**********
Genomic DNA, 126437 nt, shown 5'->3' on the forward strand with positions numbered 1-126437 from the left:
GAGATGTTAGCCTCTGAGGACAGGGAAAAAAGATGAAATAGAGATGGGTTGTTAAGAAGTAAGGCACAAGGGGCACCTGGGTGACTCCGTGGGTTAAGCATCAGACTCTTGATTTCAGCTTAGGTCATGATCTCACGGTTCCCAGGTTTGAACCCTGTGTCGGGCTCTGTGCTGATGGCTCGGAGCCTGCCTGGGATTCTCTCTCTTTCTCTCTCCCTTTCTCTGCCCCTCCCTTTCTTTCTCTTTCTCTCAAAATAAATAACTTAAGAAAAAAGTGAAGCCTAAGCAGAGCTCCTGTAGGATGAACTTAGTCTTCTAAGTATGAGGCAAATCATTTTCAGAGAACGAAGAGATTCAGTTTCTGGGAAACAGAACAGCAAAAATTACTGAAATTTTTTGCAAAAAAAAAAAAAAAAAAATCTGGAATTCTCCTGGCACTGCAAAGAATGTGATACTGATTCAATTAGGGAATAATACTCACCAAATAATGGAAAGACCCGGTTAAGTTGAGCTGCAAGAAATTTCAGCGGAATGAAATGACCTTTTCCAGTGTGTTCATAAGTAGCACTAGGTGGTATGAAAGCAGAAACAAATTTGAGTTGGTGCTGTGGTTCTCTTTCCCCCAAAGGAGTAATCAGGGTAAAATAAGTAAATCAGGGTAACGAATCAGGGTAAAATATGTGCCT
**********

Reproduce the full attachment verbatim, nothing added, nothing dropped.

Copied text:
Genomic DNA, 126437 nt, shown 5'->3' on the forward strand with positions numbered 1-126437 from the left:
GAGATGTTAGCCTCTGAGGACAGGGAAAAAAGATGAAATAGAGATGGGTTGTTAAGAAGTAAGGCACAAGGGGCACCTGGGTGACTCCGTGGGTTAAGCATCAGACTCTTGATTTCAGCTTAGGTCATGATCTCACGGTTCCCAGGTTTGAACCCTGTGTCGGGCTCTGTGCTGATGGCTCGGAGCCTGCCTGGGATTCTCTCTCTTTCTCTCTCCCTTTCTCTGCCCCTCCCTTTCTTTCTCTTTCTCTCAAAATAAATAACTTAAGAAAAAAGTGAAGCCTAAGCAGAGCTCCTGTAGGATGAACTTAGTCTTCTAAGTATGAGGCAAATCATTTTCAGAGAACGAAGAGATTCAGTTTCTGGGAAACAGAACAGCAAAAATTACTGAAATTTTTTGCAAAAAAAAAAAAAAAAAAATCTGGAATTCTCCTGGCACTGCAAAGAATGTGATACTGATTCAATTAGGGAATAATACTCACCAAATAATGGAAAGACCCGGTTAAGTTGAGCTGCAAGAAATTTCAGCGGAATGAAATGACCTTTTCCAGTGTGTTCATAAGTAGCACTAGGTGGTATGAAAGCAGAAACAAATTTGAGTTGGTGCTGTGGTTCTCTTTCCCCCAAAGGAGTAATCAGGGTAAAATAAGTAAATCAGGGTAACGAATCAGGGTAAAATATGTGCCT